A rifle’s trigger is one of the most fundamental pieces of its construction. Not only does it allow you to fire the weapon, but it is also a key component of safety and accuracy. However, very few shooters understand how it works.
Merriam-Webster defines a trigger as “a piece (such as a lever) connected with a catch or detent as a means of releasing it; especially: the part of the action moved by a finger to fire a gun”.
Let’s break this down in more detail for the gun enthusiast or one that wants to become an enthusiast.
The Breakdown of How a Rifle Trigger Works
In even the most basic of definitions the trigger is more than what you see projecting from the firearm, and upon which place your finger. This is more accurately referred to as the blade (see definitions below).
When discussing how a rifle trigger works you need to consider the entire trigger assembly. The exact components and how they function will vary based on the specific type of trigger used.
We will go more in-depth on the types of triggers and how they function later. For now, let’s review some basic definitions.
Blade – the portion of the trigger that extends from the firearms and is engaged by the shooter’s finger.
Break – the point at which the trigger disengages (releases) the sear.
Creep – the amount of movement needed before trigger breaking.
Lock Time – the amount of time needed for the firearms to fire once sear is disengaged.
Reset – distance trigger must travel to reengage the sear after firing.
Sear – a mechanism that blocks or prevents the hammer or striker from contacting the firing pin.
Shoe – aftermarket device that attaches to the blade making it wider.
The majority of rifle triggers will fall into one of two categories: single-stage or two-stage. While there is very little difference in how these two types of triggers function, those small differences are very important.
This is the most basic trigger system on the market. However, do not confuse basic with cheap or undesirable. Many precision and hunting rifles utilize single-stage triggers, as does the M-16 / M-4.
With a single-stage trigger, the full weight of the trigger is held by the spring and sear. The result is little slack, or creep, meaning the rifle will fire as soon as enough pressure to overcome the initial trigger weight is applied.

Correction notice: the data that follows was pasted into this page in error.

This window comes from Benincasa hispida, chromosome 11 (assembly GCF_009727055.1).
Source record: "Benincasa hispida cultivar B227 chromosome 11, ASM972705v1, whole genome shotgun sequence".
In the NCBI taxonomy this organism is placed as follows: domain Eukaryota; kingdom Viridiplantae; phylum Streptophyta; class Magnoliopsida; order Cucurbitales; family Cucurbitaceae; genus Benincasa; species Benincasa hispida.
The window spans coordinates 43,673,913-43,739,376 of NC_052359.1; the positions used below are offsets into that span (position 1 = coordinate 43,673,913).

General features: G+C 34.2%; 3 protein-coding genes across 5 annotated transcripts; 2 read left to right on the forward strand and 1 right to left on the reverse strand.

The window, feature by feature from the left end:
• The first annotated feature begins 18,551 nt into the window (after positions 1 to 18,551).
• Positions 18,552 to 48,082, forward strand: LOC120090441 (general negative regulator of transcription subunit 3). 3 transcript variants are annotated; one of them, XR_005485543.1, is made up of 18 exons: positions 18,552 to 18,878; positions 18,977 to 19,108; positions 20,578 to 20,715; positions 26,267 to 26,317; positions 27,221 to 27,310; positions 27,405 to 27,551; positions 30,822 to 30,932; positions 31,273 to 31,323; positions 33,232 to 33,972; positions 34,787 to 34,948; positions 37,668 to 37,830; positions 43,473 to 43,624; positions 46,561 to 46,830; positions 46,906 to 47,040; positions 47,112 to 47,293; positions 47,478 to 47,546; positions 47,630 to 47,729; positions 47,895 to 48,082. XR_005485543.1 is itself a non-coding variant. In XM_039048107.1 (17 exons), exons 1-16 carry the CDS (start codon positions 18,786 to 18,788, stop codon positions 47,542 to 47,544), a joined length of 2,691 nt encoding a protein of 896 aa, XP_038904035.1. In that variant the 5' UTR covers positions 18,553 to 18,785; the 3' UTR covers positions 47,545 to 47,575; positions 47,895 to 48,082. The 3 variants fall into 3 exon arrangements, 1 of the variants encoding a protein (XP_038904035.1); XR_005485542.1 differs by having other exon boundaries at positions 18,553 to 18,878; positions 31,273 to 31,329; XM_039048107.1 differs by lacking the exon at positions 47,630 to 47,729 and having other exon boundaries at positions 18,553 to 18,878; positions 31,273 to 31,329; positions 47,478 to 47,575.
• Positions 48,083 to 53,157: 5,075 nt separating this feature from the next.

The amount of pressure needed to fire a single-stage trigger is generally determined by the amount of sear engagement. The amount of energy needed is referred to as the trigger pull. A hunting rifle may have as little as 4 lbs. of trigger pull, while a precision rifle will have even less. You can use a universal pull gauge to check tension properly
The advantages of a single-stage trigger include slightly increased shot time with a quick reset. If you learned to shot with a shotgun or hunting rifle this is probably the trigger you are accustomed to so it will feel more comfortable as well.
Such light trigger pulls can lead to safety issues. If the firearm is dropped or mishandled it may have an unintended discharge. This is more common in bolt action rifles. For this reason most M-16 or AR- 15 designed included increased sear engagement resulting in trigger pulls between 5 1/2 to 8 1/2 lbs.
The two-stage rifle trigger is similar to a double-action/single-action trigger in pistols. The users will initially experience take-up or travel, often confused with excessive creep. They will then encounter a heavier trigger pull and when this is overcome the rifle will fire.
With a two-stage trigger, the trigger pull is a combination of both the initial travel and heavier wall that needs to be overcome. For example, a trigger with a weight of 5 lbs. might have a 2 lb. pull during the initial phase and 3lb. pull to overcome the wall.
The advantages of a two-stage trigger include increased safety when dropped or bumped and the ability to stage your shoots. This makes it especially attractive in military rifles as the user can pull through the initial phase, ride the trigger until they are ready to shoot, and apply light pressure to send the round. For more information on a two-stage, we did a nice writeup on “what is A 2 Stage Trigger” here.